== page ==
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Ann Thorac Surg. 2008 Nov;86(5):1494-500. doi: 10.1016/j.athoracsur.2008.06.061.

Prevalence of aortic intimal defect in surgically treated acute type A intramural hematoma.

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1
Department of Thoracic and Cardiovascular Surgery, Seoul National University Bundang Hospital, Gyeonggi-do, Seoul, Korea. drkhpark@yahoo.co.kr

Abstract

BACKGROUND:

Controversies exist regarding the pathogenesis and adequate management of intramural hematoma (IMH) of the aorta that has been commonly defined as a dissection without intimal tear. Recent studies reported that intimal defects are found in some patients diagnosed as IMH. We aimed to investigate the prevalence of such cases in surgically treated patients.

METHODS:

Preoperative and postoperative computed tomographic (CT) scan images were retrospectively reviewed for 37 patients who underwent surgery for Stanford type A acute IMH. Operative findings were also reviewed from the medical records.

RESULTS:

In 18 patients (48.6%), intimal defects were suggested in preoperative computed tomography (CT). During surgery, 27 patients (73.0%) had small intimal defects in the ascending aorta or arch, while 14 of them (51.9%) did not have preoperative CT findings suggestive of intimal defects. In 18 patients, the defects were located in the arch or distal ascending aorta, where they would not have been found if not inspected under total circulatory arrest. In all patients, the identified intimal defects were included in the aortic resection, or locally closed. Follow-up CT done at 4 months or longer after surgery showed that the IMH in the descending aorta disappeared or markedly improved in all patients.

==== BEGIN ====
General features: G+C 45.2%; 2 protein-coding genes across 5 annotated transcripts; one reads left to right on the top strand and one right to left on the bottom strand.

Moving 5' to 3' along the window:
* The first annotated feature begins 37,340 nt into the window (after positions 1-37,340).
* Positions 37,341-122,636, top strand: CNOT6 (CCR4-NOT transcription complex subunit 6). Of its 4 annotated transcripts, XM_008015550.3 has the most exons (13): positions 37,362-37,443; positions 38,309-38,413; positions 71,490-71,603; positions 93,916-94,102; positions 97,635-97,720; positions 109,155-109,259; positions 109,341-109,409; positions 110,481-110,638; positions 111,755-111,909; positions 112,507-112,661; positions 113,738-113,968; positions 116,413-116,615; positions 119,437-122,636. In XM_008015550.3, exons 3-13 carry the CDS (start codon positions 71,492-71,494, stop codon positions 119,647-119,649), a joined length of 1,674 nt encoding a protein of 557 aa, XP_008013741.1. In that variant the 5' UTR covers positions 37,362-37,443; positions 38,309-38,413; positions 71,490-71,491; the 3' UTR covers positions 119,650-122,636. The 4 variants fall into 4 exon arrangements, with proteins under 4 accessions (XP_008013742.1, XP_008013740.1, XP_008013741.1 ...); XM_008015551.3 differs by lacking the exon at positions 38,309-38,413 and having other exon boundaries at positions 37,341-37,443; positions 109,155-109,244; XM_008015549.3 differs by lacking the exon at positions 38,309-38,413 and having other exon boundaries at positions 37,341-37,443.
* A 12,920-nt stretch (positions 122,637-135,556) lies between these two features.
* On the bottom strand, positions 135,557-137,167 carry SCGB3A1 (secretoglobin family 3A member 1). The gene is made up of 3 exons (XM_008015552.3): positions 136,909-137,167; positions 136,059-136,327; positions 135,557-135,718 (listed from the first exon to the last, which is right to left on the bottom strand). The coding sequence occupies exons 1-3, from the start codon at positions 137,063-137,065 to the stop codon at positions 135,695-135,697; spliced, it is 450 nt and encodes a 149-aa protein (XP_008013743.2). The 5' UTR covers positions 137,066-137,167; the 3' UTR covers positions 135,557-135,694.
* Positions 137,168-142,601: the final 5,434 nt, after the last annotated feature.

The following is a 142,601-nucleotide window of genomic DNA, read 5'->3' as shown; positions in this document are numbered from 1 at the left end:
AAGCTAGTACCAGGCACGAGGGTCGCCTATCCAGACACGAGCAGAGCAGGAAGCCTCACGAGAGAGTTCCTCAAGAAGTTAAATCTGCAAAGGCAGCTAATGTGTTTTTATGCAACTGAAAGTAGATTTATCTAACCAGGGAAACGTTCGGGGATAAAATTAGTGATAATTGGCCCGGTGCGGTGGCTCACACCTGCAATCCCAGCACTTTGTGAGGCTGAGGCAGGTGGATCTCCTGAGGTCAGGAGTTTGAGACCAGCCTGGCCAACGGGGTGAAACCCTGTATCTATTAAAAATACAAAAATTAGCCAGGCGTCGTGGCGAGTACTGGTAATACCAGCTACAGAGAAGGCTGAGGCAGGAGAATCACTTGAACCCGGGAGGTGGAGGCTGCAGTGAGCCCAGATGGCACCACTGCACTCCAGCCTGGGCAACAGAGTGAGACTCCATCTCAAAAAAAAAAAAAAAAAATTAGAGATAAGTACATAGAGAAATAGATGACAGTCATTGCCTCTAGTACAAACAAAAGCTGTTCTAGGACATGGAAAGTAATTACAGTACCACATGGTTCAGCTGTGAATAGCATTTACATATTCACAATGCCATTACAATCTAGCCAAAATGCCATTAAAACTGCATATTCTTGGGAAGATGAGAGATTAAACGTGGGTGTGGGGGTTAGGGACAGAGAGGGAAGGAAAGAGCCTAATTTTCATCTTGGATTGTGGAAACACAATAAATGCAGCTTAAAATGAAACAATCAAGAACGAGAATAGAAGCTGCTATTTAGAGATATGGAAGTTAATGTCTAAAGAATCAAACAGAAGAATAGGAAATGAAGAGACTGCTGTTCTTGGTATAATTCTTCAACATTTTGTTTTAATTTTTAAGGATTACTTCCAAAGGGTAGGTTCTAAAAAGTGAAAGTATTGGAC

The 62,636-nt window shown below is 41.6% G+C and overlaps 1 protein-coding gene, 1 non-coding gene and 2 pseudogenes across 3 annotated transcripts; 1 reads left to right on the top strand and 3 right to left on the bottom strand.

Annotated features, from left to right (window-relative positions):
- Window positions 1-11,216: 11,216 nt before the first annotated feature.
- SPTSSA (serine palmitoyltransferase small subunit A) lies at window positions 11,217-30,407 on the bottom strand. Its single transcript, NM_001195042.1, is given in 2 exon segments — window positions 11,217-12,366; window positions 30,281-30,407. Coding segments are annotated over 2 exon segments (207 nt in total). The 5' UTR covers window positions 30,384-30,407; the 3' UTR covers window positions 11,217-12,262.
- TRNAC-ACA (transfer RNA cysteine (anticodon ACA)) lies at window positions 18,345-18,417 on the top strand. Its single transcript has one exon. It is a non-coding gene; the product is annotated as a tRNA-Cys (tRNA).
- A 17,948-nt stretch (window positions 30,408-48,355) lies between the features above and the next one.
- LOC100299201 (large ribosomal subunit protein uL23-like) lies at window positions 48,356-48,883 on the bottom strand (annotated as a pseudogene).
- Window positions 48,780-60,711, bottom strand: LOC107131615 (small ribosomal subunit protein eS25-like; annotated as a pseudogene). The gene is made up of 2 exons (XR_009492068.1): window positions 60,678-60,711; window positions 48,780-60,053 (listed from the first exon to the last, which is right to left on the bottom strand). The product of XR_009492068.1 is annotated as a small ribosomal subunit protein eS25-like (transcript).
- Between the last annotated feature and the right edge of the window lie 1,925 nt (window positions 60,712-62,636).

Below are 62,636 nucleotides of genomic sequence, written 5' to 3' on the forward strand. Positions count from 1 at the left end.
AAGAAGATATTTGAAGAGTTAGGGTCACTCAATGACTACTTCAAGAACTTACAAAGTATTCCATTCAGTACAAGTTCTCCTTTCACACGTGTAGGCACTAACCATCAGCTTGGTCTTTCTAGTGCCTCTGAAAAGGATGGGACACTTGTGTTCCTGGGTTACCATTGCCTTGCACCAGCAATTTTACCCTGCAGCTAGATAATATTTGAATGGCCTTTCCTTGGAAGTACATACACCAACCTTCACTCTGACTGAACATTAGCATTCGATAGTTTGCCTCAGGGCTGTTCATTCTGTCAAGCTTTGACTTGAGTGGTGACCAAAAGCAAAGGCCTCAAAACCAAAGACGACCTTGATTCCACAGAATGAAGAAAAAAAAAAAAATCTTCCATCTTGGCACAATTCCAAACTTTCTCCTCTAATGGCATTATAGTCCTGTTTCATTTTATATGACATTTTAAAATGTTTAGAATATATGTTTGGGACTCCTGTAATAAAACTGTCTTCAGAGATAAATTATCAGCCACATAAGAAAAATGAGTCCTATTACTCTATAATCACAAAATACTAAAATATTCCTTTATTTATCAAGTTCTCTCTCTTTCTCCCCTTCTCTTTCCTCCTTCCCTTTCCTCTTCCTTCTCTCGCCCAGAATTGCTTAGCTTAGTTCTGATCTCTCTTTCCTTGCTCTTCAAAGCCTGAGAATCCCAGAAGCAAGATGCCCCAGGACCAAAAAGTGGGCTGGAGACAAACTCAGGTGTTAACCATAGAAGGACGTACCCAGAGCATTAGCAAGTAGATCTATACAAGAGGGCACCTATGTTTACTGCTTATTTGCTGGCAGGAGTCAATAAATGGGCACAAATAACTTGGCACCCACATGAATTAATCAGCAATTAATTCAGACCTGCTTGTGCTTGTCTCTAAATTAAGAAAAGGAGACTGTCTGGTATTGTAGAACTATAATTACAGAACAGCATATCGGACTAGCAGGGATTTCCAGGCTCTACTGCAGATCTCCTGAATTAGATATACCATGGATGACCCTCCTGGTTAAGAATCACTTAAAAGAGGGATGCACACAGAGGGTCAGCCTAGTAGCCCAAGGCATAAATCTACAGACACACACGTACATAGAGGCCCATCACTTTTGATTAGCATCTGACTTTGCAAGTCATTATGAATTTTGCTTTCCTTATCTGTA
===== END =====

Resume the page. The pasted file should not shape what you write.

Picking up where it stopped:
CONCLUSIONS:

On the basis of our results, we think that a large proportion of IMH may have a similar pathogenic mechanism as classic dissection and the conventional definition of IMH should be changed. For type A lesions treated with surgery, we recommend thorough inspection of the ascending aorta and the arch under hypothermic circulatory arrest.

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